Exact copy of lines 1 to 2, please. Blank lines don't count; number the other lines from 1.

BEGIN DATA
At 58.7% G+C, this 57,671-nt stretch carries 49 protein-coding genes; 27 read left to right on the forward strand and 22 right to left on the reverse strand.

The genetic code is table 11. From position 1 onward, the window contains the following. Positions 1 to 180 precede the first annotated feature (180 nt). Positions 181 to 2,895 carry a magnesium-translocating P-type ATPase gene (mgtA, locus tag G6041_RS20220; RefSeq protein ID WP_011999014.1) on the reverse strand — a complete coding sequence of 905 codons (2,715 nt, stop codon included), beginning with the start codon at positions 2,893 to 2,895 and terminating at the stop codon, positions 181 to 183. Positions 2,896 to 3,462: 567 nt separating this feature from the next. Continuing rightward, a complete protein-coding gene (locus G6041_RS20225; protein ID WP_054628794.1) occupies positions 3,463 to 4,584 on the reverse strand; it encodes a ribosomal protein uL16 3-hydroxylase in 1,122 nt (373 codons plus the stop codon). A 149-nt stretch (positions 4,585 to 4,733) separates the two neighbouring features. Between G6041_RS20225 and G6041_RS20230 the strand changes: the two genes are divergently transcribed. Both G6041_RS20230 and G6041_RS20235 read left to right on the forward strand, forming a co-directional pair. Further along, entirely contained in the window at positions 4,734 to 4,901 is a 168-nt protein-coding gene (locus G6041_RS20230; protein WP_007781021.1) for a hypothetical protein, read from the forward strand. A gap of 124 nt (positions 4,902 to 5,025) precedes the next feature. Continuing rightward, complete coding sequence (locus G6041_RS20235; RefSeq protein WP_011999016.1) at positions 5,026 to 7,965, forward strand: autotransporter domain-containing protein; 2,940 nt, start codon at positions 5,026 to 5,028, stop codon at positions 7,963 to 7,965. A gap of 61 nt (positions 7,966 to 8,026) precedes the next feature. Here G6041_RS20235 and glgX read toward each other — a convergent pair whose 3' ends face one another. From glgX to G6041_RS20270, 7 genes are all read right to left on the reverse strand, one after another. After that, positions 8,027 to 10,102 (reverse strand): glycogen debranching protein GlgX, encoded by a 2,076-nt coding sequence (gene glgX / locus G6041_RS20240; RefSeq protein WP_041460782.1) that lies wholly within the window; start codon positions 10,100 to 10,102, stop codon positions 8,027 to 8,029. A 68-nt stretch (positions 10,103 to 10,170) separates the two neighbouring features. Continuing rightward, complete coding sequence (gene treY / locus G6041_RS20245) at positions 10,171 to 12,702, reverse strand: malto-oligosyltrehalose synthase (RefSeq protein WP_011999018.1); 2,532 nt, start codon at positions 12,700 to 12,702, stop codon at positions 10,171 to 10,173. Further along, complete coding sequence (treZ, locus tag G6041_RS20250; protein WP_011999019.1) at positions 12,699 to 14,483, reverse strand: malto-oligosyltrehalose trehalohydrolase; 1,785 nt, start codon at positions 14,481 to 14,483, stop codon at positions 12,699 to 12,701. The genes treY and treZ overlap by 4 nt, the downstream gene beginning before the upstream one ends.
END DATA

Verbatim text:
At 58.7% G+C, this 57,671-nt stretch carries 49 protein-coding genes; 27 read left to right on the forward strand and 22 right to left on the reverse strand.

The genetic code is table 11. From position 1 onward, the window contains the following. Positions 1 to 180 precede the first annotated feature (180 nt). Positions 181 to 2,895 carry a magnesium-translocating P-type ATPase gene (mgtA, locus tag G6041_RS20220; RefSeq protein ID WP_011999014.1) on the reverse strand — a complete coding sequence of 905 codons (2,715 nt, stop codon included), beginning with the start codon at positions 2,893 to 2,895 and terminating at the stop codon, positions 181 to 183. Positions 2,896 to 3,462: 567 nt separating this feature from the next. Continuing rightward, a complete protein-coding gene (locus G6041_RS20225; protein ID WP_054628794.1) occupies positions 3,463 to 4,584 on the reverse strand; it encodes a ribosomal protein uL16 3-hydroxylase in 1,122 nt (373 codons plus the stop codon). A 149-nt stretch (positions 4,585 to 4,733) separates the two neighbouring features. Between G6041_RS20225 and G6041_RS20230 the strand changes: the two genes are divergently transcribed. Both G6041_RS20230 and G6041_RS20235 read left to right on the forward strand, forming a co-directional pair. Further along, entirely contained in the window at positions 4,734 to 4,901 is a 168-nt protein-coding gene (locus G6041_RS20230; protein WP_007781021.1) for a hypothetical protein, read from the forward strand. A gap of 124 nt (positions 4,902 to 5,025) precedes the next feature. Continuing rightward, complete coding sequence (locus G6041_RS20235; RefSeq protein WP_011999016.1) at positions 5,026 to 7,965, forward strand: autotransporter domain-containing protein; 2,940 nt, start codon at positions 5,026 to 5,028, stop codon at positions 7,963 to 7,965. A gap of 61 nt (positions 7,966 to 8,026) precedes the next feature. Here G6041_RS20235 and glgX read toward each other — a convergent pair whose 3' ends face one another. From glgX to G6041_RS20270, 7 genes are all read right to left on the reverse strand, one after another. After that, positions 8,027 to 10,102 (reverse strand): glycogen debranching protein GlgX, encoded by a 2,076-nt coding sequence (gene glgX / locus G6041_RS20240; RefSeq protein WP_041460782.1) that lies wholly within the window; start codon positions 10,100 to 10,102, stop codon positions 8,027 to 8,029. A 68-nt stretch (positions 10,103 to 10,170) separates the two neighbouring features. Continuing rightward, complete coding sequence (gene treY / locus G6041_RS20245) at positions 10,171 to 12,702, reverse strand: malto-oligosyltrehalose synthase (RefSeq protein WP_011999018.1); 2,532 nt, start codon at positions 12,700 to 12,702, stop codon at positions 10,171 to 10,173. Further along, complete coding sequence (treZ, locus tag G6041_RS20250; protein WP_011999019.1) at positions 12,699 to 14,483, reverse strand: malto-oligosyltrehalose trehalohydrolase; 1,785 nt, start codon at positions 14,481 to 14,483, stop codon at positions 12,699 to 12,701. The genes treY and treZ overlap by 4 nt, the downstream gene beginning before the upstream one ends.